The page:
Written by guest blogger, Kat from You Fancy Thing
You know when you were a kid, and homemade playdough always smelled weird, and was gritty and salty, or slimy, or made your hands sting?
This stuff isn’t any of those things.
I adapted this recipe from here, and it is by far the best homemade playdough I’ve encountered thus far. It’s smooth and elastic, and even though it’s food-based, it tastes gross so no one should actually enjoy eating it (though don’t, like, test this out by serving it to your kids for dinner), it’s reusable (it just needs a good kneading each time you take it out, and voila! it’s as good as new), and it lasts for up to 4 days in the fridge (or more, depending on how often you use it. Ours never lasts past the 4 day mark because generally Innis wants to build playdough elephants and dump trucks and snakes every single day).
UPDATE: I made an extra batch of playdough recently and left it in the fridge until we were ready to use it. It was just as good as new when we eventually opened the tupperware, a week and a half later. So basically, this stuff would outlast even the cockroaches after a nuclear apocalypse.
Here’s what you need (plus some water):
1 cup baking soda
1/2 cup corn starch
3/4 cup water
Heat resistant spoon or spatula
Air tight storage container
Mix dry ingredients in your sauce pan, set aside. Squeeze some food colouring into the 3/4 cup of water, and then add this water mixture to the soda and corn starch. I didn’t count the drops of food colouring I used, I just squeezed the bottle for about two seconds. A smarter person would have used a clear measuring cup to gauge the colour to water ratio during the actual combining part, but, well.
Blending the food colouring with the water ensures that your playdough will be evenly hued.
Once stirred, your mixture should look like this:
Cook at medium heat, and stir constantly until your playdough gets … playdoughy — the constant stirring is important, but don’t worry, it doesn’t take long. In about a minute and a half, your playdough will get all foamy on top and then pretty much twenty to thirty seconds right after that, you shall reach the pinnacle of desired playdough consistency:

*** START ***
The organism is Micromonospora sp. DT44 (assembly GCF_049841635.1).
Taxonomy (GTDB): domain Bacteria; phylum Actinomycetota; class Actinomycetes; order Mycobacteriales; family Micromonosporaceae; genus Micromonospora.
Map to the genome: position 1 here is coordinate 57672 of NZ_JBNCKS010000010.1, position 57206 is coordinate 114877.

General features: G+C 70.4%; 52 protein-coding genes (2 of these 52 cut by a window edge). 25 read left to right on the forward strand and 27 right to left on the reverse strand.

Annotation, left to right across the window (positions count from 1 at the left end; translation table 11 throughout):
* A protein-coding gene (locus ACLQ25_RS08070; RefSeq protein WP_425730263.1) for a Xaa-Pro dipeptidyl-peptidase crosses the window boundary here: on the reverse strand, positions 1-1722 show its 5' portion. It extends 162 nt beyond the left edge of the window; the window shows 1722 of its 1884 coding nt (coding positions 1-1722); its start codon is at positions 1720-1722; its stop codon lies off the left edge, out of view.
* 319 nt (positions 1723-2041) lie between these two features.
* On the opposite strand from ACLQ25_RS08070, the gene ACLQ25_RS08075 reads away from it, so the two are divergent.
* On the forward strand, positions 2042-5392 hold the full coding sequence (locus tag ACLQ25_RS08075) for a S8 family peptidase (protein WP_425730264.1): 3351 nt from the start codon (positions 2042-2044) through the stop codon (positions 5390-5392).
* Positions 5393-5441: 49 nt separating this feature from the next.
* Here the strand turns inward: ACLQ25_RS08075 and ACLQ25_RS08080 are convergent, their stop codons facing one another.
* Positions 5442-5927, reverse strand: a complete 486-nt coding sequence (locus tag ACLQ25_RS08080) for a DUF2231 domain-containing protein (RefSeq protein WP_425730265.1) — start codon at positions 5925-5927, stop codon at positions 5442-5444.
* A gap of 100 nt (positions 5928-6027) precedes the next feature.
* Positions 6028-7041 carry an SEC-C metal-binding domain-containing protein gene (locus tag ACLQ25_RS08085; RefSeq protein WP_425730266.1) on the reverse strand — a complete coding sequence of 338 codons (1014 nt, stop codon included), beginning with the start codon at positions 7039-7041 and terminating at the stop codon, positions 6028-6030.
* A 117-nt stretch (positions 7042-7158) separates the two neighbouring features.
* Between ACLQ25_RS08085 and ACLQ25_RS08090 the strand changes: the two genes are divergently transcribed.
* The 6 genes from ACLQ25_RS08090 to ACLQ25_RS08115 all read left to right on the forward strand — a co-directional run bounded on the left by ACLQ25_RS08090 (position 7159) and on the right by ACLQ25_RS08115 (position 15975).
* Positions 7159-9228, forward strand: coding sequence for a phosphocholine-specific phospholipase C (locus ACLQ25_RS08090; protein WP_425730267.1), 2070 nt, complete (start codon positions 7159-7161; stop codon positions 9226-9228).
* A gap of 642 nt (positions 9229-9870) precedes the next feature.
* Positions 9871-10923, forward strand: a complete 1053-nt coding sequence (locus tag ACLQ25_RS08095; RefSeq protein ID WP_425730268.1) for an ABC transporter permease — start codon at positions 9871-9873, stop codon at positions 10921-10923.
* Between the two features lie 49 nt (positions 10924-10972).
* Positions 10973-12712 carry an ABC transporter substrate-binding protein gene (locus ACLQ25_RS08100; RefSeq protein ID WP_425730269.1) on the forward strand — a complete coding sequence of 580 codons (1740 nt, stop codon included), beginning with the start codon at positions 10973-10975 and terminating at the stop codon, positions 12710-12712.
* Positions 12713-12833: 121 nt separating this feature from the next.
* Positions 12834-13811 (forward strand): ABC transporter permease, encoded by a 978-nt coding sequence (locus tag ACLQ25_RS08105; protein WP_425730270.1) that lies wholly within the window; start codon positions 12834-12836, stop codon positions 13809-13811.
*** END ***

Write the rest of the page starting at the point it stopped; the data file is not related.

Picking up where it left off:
Scoop your playdough out onto a plate to cool, wash out your sauce pan (it’ll have stuff stuck to the bottom, but it’s important to start with a clean pan each time so you can keep your colours nice and crisp), then repeat until your desired number of pretty playdough colours has been reached:
Knead your playdough until it’s nice and smooth (you’ll encounter some dried up bits on the surface, but these will blend in nicely, so don’t worry). If you find that your playdough is a little sticky, just add some more baking soda (just like you would add flour to overly-moist pastry) until it’s the consistency you like:
It’s better to store slightly moister-than-desired playdough rather than the slightly parched variety because it’s inevitable that your playdough will dry out a little bit in the fridge (even if you put it in an airtight container).
I divided each of the colours in half, then cut each of those balls in two so I ended up with four smaller balls of each colour instead of one giant one. This makes sharing easier during play dates, and they also fit better into my tupperware as itty bitty versions of themselves:
Aaaaw, so itty bitty!!
Find a willing toddler (sort-of-sharp pointy plastic tool optional).